Yorkshire looking to hammer home advantage at Kent

IT was a day for what Yorkshire first-team coach Andrew Gale describes as “hammering our processes”, a day for not “concentrating on the outcome” but on taking it “ball-by-ball, session-by-session”.

Yorkshire's Duanne Olivier is congratulated after bowling Zak Crawley during Day 2 of the LV=Insurance County Championship game between Kent and Yorkshire at the Spitfire Ground, Canterbury (Picture: Max Flego)
Yorkshire's Duanne Olivier is congratulated after bowling Zak Crawley during Day 2 of the LV=Insurance County Championship game between Kent and Yorkshire at the Spitfire Ground, Canterbury (Picture: Max Flego)

If that sounds prosaic, the embodiment of coach-speak, it is because much of professional sport is prosaic, an endless process of trying to repeat the right things often enough to get the right result.

For whether batting, bowling or in the field, the team that “hammers its processes” best invariably prevails. There was nothing spectacular about the second day in Canterbury.

It was a scrap, a dogfight, the type of tussle that only long-form cricket provides.

Yorkshire's Steven Patterson during Day 2 of the LV=Insurance County Championship game between Kent and Yorkshire at the Spitfire Ground (Picture: Max Flego)

For Yorkshire, after they had taken their overnight first innings total of 358-8 to 379 before being dismissed after 25 minutes’ play, that meant hammering away with the ball often enough on a good line and length to bring about mistakes, not “concentrating on the outcome” but on that simple repetition.

When it comes to the monotonous mechanics of doing just that, the necessary patience, application and skill, there are few better than Steve Patterson the Yorkshire captain, who has been hammering his processes for so long now that he probably carries an anvil in his kit bag.

Day after day, year after year, Patterson, 37, has proved himself one of county cricket’s most reliable seamers, a man of whom Gale’s predecessor as coach, Jason Gillespie, once said that “Patto does what Patto does” while comparing him to the reliability of a Toyota Prius (other reliable car models are available).

After helping his team to a challenging total, one to which he contributed the third-highest score of 38 from No 10 before getting a leading edge to cover off the day’s fifth ball, Patterson spearheaded an impressive bowling display as Yorkshire chipped and chiselled away in glorious sunshine, which took the sting off the bitterly cold temperature, if only just.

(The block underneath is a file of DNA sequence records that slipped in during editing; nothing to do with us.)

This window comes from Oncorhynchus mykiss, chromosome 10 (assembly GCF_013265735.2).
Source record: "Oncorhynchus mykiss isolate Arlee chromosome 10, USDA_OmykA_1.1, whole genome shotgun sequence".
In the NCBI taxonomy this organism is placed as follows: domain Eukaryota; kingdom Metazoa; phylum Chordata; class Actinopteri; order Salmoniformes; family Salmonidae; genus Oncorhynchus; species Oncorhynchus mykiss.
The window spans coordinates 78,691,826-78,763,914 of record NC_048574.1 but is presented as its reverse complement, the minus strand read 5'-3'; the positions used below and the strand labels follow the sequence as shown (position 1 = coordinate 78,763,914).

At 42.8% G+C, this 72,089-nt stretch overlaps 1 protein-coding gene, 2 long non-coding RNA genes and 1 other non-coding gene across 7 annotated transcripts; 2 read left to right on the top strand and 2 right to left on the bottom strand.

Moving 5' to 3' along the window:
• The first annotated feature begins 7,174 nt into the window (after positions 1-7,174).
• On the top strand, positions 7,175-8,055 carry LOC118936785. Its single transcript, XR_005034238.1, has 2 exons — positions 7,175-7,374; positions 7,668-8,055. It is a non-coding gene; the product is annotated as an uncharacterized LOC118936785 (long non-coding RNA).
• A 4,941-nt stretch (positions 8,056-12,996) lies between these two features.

England's Joe Root on Yorkshire duty at Kent (Picture: Max Flego)

As Kent fashioned 265 in reply, Patterson took 3-43 from 18 overs, doing his damage from the Nackington Road end where the Yorkshire players are based for this match in the Les Ames Stand due to the Covid protocols, with Kent’s in their usual position at the opposite end of the ground at the pavilion side.

The wicket that Patterson most enjoyed was that of Jack Leaning, his former Yorkshire team-mate and a close friend, with whom he shared “a bit of banter” prior to the match.

“I don’t think he’s overly excited about facing me,” Patterson had said – and so it proved, Leaning lured forward into edging his third ball to wicketkeeper Jonny Tattersall to depart for a duck.

Although both men will laugh about it in years to come, perhaps in the company of a cold beer or several, a smile was noticeably absent from Leaning’s face as he exited the field while Patterson celebrated in respectful fashion.

“It’s always nice to get your mates out,” said Patterson. “I don’t think I could have kept a straight face if he’d stayed in for long. We’ve won day one, we’ve won day two, and it’s about trying to capitalise on this position.”

Patterson dismissed Leaning with the final delivery of his sixth over, the 20th of the innings, having removed Joe Denly with the third ball of it to send Kent into lunch on 59-3.

Patterson’s third wicket then reduced Kent to 86-5 when Jordan Cox was lbw for 38, the earlier damage having been done by David Willey and Duanne Olivier, who pinned Daniel Bell-Drummond and bowled Zak Crawley respectively.

Yorkshire were frustrated by a sixth-wicket stand of 70 in 21 overs between Ollie Robinson and Darren Stevens, the latter having ended the Yorkshire innings by bowling Olivier to return Kent’s best figures of 4-60.

With the bat, Stevens got off the mark by hoisting Patterson for six over mid-wicket towards the flats that overlook the ground and on which a handful of residents sat watching on their balconies, the game behind closed doors unless one happens to own a pad with a view of the pitch.

Patterson greeted Stevens’s stroke – not many strike Yorkshire’s Toyota Prius for six – with an air of stunned disbelief, hands wedged on hips in double-teapot mode. Later, Harry Brook greeted Stevens’s dismissal, lbw for the top score of 52 (only the Yorkshire batsman’s second first-class wicket), with the unfettered joy of someone who had won a year’s subscription to The Yorkshire Post.

Robinson contributed 44 before Jordan Thompson had him caught behind down the leg-side, Tattersall taking an excellent one-handed catch low to his left.

Tattersall pulled off another good take away to his right when Olivier had Grant Stewart (40) wafting at the second new ball, and Kent’s innings ended when Olivier had Miguel Cummins fending to first slip, with Harry Podmore unable to bat due to the side strain he suffered on day one.

There was time for two overs in Yorkshire’s second innings, the visitors closing on 6-0, 120 runs ahead.

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